The Wood Elves never fully left the trees. She watched as Leindir spoke with one of their strange cousins under the last boughs, each giving the other a quick salute with a raised right hand, before turning to go their separate ways. She could hear water running some distance off and was told it was the River Celduin which flowed south from the Long Lake. In the morning they would strike north along its shores, arriving at the newly rebuilt city of Esgaroth in five days.

Keeping the Celduin on their right, they moved north for two days, passing through a hilly land covered with copses of dense trees, fingers stretching out from Mirkwood which still lay less than a league to the west. Galadwen was now eager to see the city of Esgaroth, having had it described by her mistress as an elegant city built almost a mile from the shores of the Long Lake in deep waters. Accessed only by a bridge, it had been constructed, with the help of the wood elves, on sturdy wooden piers driven into the lake bed. Graceful arches and polished wooden surfaces adorned the buildings, a city of men with the soul of a woodland elf. Of course this was all second hand, as none of them had visited this new jewel of the Long Lake. Galadwen noted, with some surprise, a look of curiosity and excitement in the eyes of Arawel as she too looked forward to seeing what the determination of man and the art of elves had together constructed.

Galadwen's musings on this were interrupted by a commotion fifty paces to the front. A scout had ridden up hastily and dismounted. Punctuating his remarks with dramatic gestures, he had reported in to the sergeant of the vanguard. The sergeant in turn had grabbed the scout by the arm, and pulling him quickly along, approached Arawel and bowed his head in salute.

"Tell our Lady what you just told me," he said sharply to the scout.

"Yes Sir." He looked young to Galadwen, or at least inexperienced, as age was not often measured by the elves. There was a slightly wild look in his eyes and he seemed flustered. "Orcs, my Lady perhaps as many as 150." He stopped and looked back to the sergeant as if asking what else he should say.

"Details scout," barked the sergeant. "Everything you told me."

"Ummmm. Yes Sir. Sorry Sir." He turned back to Arawel. "They have taken up positions in some rocks a league ahead along our route. They are well concealed and armed with bows. It appears as if they plan to ambush those passing along this road."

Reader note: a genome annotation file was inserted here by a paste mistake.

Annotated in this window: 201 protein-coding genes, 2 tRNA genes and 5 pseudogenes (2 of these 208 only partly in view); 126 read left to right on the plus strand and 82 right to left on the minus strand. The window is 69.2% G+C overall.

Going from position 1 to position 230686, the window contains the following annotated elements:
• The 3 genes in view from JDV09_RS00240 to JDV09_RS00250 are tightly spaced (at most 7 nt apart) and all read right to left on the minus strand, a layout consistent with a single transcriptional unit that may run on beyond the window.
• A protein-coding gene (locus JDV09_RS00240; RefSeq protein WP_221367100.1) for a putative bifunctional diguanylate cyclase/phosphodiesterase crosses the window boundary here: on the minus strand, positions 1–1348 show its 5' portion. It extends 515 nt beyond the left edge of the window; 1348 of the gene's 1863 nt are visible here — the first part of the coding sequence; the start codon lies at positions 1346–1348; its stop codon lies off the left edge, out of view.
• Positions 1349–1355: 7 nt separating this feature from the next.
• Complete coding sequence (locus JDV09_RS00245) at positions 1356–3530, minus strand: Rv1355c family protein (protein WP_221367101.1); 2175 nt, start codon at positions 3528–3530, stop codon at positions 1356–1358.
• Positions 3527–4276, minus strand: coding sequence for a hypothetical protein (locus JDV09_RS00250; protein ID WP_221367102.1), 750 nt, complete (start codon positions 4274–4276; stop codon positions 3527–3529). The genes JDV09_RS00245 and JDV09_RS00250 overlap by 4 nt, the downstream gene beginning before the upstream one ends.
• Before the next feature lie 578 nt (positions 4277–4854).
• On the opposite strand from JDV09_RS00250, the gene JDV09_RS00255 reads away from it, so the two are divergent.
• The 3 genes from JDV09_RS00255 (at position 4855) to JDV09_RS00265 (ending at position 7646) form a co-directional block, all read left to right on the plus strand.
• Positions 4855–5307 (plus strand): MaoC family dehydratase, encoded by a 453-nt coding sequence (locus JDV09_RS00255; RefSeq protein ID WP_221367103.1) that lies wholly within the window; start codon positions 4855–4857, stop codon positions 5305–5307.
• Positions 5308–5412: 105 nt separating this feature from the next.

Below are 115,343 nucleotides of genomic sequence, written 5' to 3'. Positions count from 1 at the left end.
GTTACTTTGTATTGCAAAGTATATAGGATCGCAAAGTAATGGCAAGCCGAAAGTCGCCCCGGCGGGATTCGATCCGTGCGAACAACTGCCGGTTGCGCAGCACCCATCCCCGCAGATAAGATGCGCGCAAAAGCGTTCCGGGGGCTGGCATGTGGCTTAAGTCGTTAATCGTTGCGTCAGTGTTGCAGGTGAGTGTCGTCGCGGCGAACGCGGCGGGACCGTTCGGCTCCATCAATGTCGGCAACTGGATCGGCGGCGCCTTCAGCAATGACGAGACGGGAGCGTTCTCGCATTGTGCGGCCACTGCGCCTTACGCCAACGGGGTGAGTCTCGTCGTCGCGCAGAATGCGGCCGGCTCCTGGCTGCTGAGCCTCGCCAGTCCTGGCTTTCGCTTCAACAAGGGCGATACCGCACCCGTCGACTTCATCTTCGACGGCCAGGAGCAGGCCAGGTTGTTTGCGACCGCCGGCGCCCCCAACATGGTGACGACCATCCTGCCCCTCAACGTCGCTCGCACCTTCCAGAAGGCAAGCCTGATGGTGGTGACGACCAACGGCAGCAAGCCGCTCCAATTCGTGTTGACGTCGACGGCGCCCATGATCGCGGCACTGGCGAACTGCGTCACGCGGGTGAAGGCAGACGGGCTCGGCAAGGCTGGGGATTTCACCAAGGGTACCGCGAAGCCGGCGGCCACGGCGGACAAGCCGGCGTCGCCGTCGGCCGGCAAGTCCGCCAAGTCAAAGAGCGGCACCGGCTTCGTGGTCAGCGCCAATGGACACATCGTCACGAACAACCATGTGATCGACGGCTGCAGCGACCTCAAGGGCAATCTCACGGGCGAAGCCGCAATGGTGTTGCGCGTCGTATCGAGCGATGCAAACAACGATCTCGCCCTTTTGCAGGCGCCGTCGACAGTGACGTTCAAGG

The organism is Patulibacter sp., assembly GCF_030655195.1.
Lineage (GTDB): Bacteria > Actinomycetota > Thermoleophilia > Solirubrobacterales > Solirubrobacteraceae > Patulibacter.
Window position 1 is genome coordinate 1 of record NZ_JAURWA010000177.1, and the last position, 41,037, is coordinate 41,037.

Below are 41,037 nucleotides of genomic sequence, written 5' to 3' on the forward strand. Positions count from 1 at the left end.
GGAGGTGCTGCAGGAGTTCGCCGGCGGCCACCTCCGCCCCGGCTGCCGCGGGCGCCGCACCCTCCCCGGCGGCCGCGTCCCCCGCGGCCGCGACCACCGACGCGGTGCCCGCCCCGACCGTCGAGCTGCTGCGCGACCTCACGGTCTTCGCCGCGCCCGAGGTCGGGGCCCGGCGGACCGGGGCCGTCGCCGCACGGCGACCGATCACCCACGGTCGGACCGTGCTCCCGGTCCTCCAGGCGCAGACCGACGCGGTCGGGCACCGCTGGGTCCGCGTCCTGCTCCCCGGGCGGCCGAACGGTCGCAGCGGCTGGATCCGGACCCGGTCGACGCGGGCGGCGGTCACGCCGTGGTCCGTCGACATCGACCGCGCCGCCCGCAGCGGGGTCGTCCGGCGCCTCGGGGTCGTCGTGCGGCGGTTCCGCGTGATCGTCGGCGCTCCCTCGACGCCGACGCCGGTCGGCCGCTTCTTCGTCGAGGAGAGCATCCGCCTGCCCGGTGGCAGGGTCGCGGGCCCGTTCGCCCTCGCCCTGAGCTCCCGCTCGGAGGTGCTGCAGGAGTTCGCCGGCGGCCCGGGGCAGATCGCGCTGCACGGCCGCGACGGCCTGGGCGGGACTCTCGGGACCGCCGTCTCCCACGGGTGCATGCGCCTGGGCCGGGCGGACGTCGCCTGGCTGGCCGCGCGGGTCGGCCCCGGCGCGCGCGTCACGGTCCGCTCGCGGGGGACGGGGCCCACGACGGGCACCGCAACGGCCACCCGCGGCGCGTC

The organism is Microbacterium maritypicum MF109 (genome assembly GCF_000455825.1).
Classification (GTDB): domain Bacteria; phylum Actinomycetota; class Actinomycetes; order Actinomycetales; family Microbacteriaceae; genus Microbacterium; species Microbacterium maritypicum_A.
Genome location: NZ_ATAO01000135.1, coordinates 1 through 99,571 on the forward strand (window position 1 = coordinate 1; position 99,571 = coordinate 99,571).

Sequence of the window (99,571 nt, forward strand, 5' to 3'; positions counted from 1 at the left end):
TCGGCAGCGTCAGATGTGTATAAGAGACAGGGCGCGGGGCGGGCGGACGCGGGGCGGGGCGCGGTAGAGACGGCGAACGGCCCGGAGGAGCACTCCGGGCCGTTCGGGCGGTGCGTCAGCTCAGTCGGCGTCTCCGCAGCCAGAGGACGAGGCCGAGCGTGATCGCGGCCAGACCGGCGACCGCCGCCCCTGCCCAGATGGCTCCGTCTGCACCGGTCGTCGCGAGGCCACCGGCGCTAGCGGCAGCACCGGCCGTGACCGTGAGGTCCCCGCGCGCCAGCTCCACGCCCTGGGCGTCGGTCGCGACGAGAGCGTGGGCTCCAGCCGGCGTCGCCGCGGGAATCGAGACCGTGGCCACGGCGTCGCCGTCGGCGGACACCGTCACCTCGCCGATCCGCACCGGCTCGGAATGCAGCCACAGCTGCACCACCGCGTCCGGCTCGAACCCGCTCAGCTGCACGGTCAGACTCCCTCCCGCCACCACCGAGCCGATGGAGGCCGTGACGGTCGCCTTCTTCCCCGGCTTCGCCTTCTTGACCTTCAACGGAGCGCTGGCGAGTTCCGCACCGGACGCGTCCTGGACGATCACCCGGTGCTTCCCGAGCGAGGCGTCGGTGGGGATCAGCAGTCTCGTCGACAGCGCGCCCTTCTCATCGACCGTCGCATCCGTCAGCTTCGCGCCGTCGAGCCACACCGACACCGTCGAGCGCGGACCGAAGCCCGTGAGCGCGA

Arawel considered the news calmly. "Can we bypass them to the west, perhaps travel through the outskirts of Mirkwood?"

The scout shook his head. "I was told to report that others have spotted orc pickets to the west. They have eyes from the Celduin to the edge of the forest."

As Arawel considered the situation, Leindir rode up from the rear of the column.

"It appears I am not the only one with news," he commented looking at his wife's face and noting the nearby scout.

Arawel looked to her husband and grimaced. "Your arrival with news from the south does not bode well after what I have just heard."

"A band of orcs to our rear. We are unsure of the numbers but they were trying to follow without being noticed. Our rearguard surprised several of their scouts and we inflicted loses. To the best of our knowledge, the main force has begun to approach rapidly, now that they know they've been spotted."

Arawel took a deep breath. "How long do we have?"

"At our current pace, perhaps an hour. But we can outrun them."

Arawel shook her head. "There is a blocking force to our front, well placed in cover".

Leindir pursed his lips. "I can buy you some time to prepare, but a delaying action will cost lives".

"Mirkwood?" Arawel pondered.

Her husband looked west thoughtfully. "Perhaps. We are faster and have the speed to cross the open lands to the tree line. Once there however I cannot vouch for our safety. We would have to abandon our mounts in the dense undergrowth, and if the Orcs followed we would be fighting them on even footing, unless we plunged deep into the forest." Leindir paused before adding, "I have been strongly advised by our cousins against that."